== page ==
Raspberry Pi director Eben Upton said his company is just beginning to recover from two years of “supply chain hell,” so fans shouldn’t expect a Raspberry Pi 4 successor next year.
Upton told ExplainingComputers this week that, due to the ongoing supply chain recovery, the Raspberry Pi may not be releasing the Raspberry Pi 5 in 2023.
“So I think don’t expect the Pi 5 next year. Next year is a year of recovery,” Upton said.
Lately, it’s been hard to find sought-after single-tablets, even though the Upton last week told Pi . fans that it may reserve “over a hundred thousand” units of Zero W, Pi 3A+, and 2GB and 4GB variants of the Raspberry Pi 4 for unit sale before the holiday season.
Upton said the company still has a large backlog of orders for commercial customers. It needs to tackle the backlog in addition to the inventory recovery challenge with resellers serving individual developers.
Upton says Zero and Zero W will be more available than before, while commercial demand for the Pi 3A+ is less. The Pi 4 will return to availability eventually, which is likely to happen sometime around the end of Q3 2023.
“The chip allocation we have received for next year means that by the end of the third quarter, the channel should have recovered to a balanced reserve level, with hundreds of thousands of units available at any given time,” he said. any”.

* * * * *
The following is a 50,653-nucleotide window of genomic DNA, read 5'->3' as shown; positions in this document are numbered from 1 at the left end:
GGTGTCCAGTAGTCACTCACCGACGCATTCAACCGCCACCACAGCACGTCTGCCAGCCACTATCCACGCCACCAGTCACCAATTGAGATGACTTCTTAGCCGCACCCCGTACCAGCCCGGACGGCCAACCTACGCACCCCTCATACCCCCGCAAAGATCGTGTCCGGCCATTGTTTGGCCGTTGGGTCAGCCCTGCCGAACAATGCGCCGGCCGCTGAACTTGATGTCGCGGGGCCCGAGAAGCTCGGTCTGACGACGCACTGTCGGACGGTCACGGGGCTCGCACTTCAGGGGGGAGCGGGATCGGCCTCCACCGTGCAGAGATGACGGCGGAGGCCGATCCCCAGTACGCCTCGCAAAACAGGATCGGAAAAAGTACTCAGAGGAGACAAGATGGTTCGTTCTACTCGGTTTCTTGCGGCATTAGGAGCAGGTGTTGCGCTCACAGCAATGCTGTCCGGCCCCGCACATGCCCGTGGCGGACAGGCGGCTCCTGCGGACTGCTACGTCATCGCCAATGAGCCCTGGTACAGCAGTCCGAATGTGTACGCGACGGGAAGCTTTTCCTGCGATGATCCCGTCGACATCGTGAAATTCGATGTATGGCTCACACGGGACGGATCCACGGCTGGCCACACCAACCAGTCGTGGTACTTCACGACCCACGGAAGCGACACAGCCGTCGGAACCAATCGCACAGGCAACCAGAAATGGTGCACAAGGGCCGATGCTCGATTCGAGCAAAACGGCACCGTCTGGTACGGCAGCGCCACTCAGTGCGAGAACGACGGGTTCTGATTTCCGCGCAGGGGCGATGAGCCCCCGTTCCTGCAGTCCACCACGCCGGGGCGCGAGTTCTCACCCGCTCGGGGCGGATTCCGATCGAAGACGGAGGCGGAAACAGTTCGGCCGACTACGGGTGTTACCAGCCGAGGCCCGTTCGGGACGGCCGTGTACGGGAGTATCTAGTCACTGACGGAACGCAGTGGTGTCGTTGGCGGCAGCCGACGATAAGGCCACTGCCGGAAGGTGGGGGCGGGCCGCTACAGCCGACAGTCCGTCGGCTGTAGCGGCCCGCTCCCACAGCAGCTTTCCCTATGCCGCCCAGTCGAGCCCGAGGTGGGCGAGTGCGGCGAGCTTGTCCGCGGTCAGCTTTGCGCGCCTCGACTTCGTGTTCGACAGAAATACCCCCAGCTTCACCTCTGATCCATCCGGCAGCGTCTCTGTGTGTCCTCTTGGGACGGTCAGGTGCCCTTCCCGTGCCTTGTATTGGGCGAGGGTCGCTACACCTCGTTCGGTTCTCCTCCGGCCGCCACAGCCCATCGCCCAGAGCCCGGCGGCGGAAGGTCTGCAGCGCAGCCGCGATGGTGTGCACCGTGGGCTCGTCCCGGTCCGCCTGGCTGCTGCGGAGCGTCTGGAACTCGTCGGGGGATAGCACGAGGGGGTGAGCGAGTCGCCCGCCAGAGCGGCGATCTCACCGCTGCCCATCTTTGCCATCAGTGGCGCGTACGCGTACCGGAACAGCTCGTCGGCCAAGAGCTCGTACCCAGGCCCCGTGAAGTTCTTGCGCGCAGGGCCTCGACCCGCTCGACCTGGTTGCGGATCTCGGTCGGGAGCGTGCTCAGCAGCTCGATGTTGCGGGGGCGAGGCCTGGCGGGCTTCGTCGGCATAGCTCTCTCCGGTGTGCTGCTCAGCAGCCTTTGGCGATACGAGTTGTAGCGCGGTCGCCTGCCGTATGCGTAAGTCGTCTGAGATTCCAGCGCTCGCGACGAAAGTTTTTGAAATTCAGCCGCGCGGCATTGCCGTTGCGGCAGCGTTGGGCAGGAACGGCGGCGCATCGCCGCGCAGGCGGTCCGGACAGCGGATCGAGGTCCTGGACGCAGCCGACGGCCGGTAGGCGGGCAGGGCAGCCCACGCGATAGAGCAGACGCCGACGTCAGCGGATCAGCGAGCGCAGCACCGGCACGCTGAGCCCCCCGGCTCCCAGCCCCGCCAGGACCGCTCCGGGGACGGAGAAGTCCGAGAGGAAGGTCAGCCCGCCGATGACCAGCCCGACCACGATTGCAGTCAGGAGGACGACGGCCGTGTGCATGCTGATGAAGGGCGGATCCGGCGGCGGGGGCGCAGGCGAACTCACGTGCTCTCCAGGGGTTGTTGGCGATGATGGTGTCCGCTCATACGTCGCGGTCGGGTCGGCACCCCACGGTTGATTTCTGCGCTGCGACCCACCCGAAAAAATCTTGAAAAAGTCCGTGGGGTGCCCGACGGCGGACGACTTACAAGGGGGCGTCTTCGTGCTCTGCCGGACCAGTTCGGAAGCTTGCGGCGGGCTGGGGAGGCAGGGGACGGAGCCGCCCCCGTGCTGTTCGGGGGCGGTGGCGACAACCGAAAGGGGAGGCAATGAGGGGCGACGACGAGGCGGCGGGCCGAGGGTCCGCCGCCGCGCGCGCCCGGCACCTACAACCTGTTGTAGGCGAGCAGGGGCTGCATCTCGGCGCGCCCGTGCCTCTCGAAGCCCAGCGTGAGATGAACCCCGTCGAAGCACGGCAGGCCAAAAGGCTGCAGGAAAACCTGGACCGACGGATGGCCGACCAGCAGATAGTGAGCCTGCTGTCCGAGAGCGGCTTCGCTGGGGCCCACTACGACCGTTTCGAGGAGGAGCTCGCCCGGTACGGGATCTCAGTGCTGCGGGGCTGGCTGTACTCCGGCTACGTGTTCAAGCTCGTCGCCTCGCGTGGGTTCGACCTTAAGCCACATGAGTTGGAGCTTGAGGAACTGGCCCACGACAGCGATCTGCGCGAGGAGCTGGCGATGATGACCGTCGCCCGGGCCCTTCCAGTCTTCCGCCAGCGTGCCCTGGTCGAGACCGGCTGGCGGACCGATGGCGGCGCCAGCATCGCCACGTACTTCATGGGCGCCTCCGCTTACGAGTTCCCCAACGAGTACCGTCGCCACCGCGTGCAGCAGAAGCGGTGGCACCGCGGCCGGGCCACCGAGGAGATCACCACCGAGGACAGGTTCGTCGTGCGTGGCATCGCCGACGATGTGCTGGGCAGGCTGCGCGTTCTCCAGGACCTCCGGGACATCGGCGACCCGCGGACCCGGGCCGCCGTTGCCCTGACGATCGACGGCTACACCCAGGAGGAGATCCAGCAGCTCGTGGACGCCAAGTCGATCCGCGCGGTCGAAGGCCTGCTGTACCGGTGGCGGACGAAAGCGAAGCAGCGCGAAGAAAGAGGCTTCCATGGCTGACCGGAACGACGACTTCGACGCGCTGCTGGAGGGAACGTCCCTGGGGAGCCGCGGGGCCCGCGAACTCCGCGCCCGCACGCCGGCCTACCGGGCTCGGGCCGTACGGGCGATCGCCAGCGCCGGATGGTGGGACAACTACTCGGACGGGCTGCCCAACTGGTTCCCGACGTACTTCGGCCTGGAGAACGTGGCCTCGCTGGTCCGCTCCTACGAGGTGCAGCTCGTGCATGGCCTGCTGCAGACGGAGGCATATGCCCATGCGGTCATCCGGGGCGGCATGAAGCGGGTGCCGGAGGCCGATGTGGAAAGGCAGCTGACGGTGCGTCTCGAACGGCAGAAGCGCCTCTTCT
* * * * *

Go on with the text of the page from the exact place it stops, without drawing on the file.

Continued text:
As for the Pi 5 question, Upton noted that supply chain issues caused by the pandemic are not just slowing down the Raspberry Pi, but everyone.
“So taking a year before thinking about introducing it, taking a year to fix what happened to us all, is commendable,” Upton argues. But he notes that not introducing the Pi 5 in 2023 would make the Pi 4, launched in June 2019, the longest-running Pi platform to date, despite numerous improvements over time. .
Defending the decision not to target 2023 for the Pi 5, he also pointed out that launching the Pi 5 could jeopardize the recall of Pi 4 supplies, even though the Pi 5 could be manufactured. on another process node. In addition, it can cause the Pi 5 launch to go wrong.
Provides 28nm BCM2711 components used on Raspberry Pi 4 and 4 . Compute Module hold firm in the early stages of global chip shortage and it has stocked up on BCM2711 silicon supplies for its new Raspberry Pi 400. It is struggling with the 40nm parts used on its older products.
“It would really be a disaster if we tried to introduce some kind of Raspberry Pi 5 product… and it couldn’t develop properly because of some limitations; or if we introduced some Raspberry Pi 5 product and it somehow corroded some element of the supply chain,” Upton said.
“There’s an assumption with the Raspberry Pi 5 that you’re going to need to be on a new process node. So you could say, ‘How did that eat away at the current wafer supply on 28 or 40nm? But you must remember these deficiencies are not all about one circuit.
“The other thing that’s going to be catastrophic is if we find out that restoring a Pi 4 or restoring a Pi 3 or 3+ in this way will erode the recovery. So I think we’ll be very upset. cautious about how we aim to move forward.”
But Pi fans shouldn’t give up on the idea of the Pi 5, which will most likely arrive in 2024.
“But the good news is, in the second half of 2024 and on, some of that starts to abate, and that’s when we can start thinking about what a sensible Raspberry Pi 5 platform could be,” Upton said. speak .